Virtue lies in the middle – Saturday, 13th week in ordinary time – Matthew 9:14-17

What really is the purpose of fasting? Jesus never explicitly gave specific instructions on fasting or on the days one ought to fast. He did though give a teaching on how we ought not to fast. In Matthew 5:16 he did tell us that fasting is not a matter of IF you fast but a matter of ‘whenever’ you fast. The ‘whenever’ may knock off the feeling of an obligation but that is not the case. Jesus is taking to a Jewish audience and for them fasting was part of their religious DNA. He does however, correct the intention of their fasts; gloomy looks on days of fasting does not please God, especially if the fasting is done to win men’s favour.

Yet the impression that one would get from today’s text on reading what apparently sounds like an admonishment from John the Baptists’ disciples to our Lord himself, would seem to indicated that fasting was a necessary and integral requirement of the Jewish law. While today, pious Jews are mandated to fast six times a year; the only fast that was stipulated in the Old Testament was the Day of Atonement. The fasting, practiced by the Jews at the time of Jesus, was merely a traditional religious practice. The Pharisees however observed additional fasts on the second and fifth day of the week and imposed the same on everyone else.

But the apparent public rap on the knuckles for Jesus was clearly an attempt to name and shame Our Lord in order to get him to fall in line with main stream religious leadership. First it was the scribes, (9:3) then it was the Pharisees, (9:11) and now the disciples of his own cousin. Jesus is forced to take them on in response to their hostility. He does this with two illustrations; old wine in new wineskins and a new piece of cloth sown to an old one.

The point of the illustrations, is to bring about a change in the approach to faith and religion in the minds of the religious establishment. This was not some novelty that Jesus was introducing for the sake of attracting people to his ministry. This was good practical advice to his peers who were misguided by their own religious thinking and expressions of piety. His examples were common sense insights taken from daily life.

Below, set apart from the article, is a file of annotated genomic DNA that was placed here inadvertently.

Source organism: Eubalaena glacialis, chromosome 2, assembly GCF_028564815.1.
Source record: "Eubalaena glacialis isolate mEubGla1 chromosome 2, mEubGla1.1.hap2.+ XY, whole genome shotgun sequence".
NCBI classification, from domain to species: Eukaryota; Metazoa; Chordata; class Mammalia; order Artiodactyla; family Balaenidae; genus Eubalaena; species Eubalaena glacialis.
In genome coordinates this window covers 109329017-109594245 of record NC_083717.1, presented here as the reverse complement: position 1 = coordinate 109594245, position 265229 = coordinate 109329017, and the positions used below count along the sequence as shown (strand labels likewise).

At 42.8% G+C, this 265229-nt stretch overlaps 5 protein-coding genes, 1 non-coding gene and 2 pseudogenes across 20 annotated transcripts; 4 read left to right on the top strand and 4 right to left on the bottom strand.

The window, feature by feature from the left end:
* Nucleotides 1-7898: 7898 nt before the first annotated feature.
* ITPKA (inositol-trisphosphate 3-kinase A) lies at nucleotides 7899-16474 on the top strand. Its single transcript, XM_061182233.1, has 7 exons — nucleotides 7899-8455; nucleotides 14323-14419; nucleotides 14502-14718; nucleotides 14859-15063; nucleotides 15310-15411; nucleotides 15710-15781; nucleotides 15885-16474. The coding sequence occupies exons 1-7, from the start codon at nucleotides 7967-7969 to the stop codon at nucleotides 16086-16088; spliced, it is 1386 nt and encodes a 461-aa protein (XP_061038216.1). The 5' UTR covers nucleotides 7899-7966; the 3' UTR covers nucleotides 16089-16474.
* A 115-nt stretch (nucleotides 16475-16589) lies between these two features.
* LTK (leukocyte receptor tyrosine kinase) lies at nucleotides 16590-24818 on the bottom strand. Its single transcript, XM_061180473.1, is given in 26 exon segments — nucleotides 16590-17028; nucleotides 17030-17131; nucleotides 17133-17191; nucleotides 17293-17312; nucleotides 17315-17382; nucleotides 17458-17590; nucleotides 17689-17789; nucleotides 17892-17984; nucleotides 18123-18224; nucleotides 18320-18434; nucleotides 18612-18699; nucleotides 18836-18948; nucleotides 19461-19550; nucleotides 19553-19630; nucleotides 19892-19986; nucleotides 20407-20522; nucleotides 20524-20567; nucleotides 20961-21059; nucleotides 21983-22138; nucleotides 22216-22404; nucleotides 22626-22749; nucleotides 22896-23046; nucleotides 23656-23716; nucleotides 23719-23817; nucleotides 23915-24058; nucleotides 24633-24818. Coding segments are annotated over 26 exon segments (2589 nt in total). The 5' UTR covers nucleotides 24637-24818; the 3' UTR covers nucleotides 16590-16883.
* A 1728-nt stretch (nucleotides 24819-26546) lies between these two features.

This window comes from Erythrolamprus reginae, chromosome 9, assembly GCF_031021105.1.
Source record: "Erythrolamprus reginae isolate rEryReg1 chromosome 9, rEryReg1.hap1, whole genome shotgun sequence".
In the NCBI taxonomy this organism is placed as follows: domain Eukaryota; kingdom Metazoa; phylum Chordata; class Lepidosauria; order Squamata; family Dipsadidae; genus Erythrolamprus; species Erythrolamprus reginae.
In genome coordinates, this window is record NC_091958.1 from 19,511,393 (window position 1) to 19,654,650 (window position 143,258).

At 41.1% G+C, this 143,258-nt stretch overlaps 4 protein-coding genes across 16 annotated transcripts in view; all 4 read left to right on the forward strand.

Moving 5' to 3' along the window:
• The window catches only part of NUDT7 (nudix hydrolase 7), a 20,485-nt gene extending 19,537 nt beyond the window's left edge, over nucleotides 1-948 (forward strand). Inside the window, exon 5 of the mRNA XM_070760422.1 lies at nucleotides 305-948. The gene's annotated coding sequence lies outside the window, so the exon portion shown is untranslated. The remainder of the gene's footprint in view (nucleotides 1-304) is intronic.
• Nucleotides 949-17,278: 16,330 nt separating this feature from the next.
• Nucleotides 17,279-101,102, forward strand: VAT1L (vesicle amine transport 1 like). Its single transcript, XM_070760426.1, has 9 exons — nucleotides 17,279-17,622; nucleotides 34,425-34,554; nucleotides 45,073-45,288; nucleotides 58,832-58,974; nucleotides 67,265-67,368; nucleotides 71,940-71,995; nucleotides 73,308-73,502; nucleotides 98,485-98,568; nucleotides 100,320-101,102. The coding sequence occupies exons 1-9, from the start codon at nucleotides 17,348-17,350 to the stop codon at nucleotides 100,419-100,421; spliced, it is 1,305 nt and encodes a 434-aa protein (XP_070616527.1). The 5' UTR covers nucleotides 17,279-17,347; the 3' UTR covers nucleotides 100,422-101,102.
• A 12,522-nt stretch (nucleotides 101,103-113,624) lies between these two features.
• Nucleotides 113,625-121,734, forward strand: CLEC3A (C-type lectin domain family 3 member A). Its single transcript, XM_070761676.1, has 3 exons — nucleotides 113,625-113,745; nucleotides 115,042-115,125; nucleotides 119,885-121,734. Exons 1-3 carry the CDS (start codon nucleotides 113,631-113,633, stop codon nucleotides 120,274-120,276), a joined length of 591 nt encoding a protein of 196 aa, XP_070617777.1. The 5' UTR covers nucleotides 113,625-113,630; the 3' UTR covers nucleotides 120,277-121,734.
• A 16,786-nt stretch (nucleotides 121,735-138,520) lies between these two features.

One should not assume that Jesus is merely some itinerant preacher running around trying to subvert ritual boundaries by destroying the traditional practices by introducing something completely new. He is here to align the real practice of the faith with what God wants for His people. These human religious traditions often have little to do with God and much to do with pandering to human need.

Jesus’ teachings are new and bold and aligned with the will of God. They are not some patchwork of thought to be attached to the traditional practices of the Jewish establishment. They demand a newness of both wine and wineskins. As the teachings are ‘new,’ the receivers of this good news must also put on a ‘new mind’. The old boundaries cannot contain the new reality of God’s reign coming near in Jesus.

Reflecting on this, we need to find a balance in the way the Church grows. There is much in the rich tradition of the Catholic liturgy that is beautiful and very meaningful. Change for the sake of novelty is a danger. Yet to simply cling on to celebrating a mass at right angles can be the reason that hinders people from connecting to this community celebration. Virtue lies in the middle.

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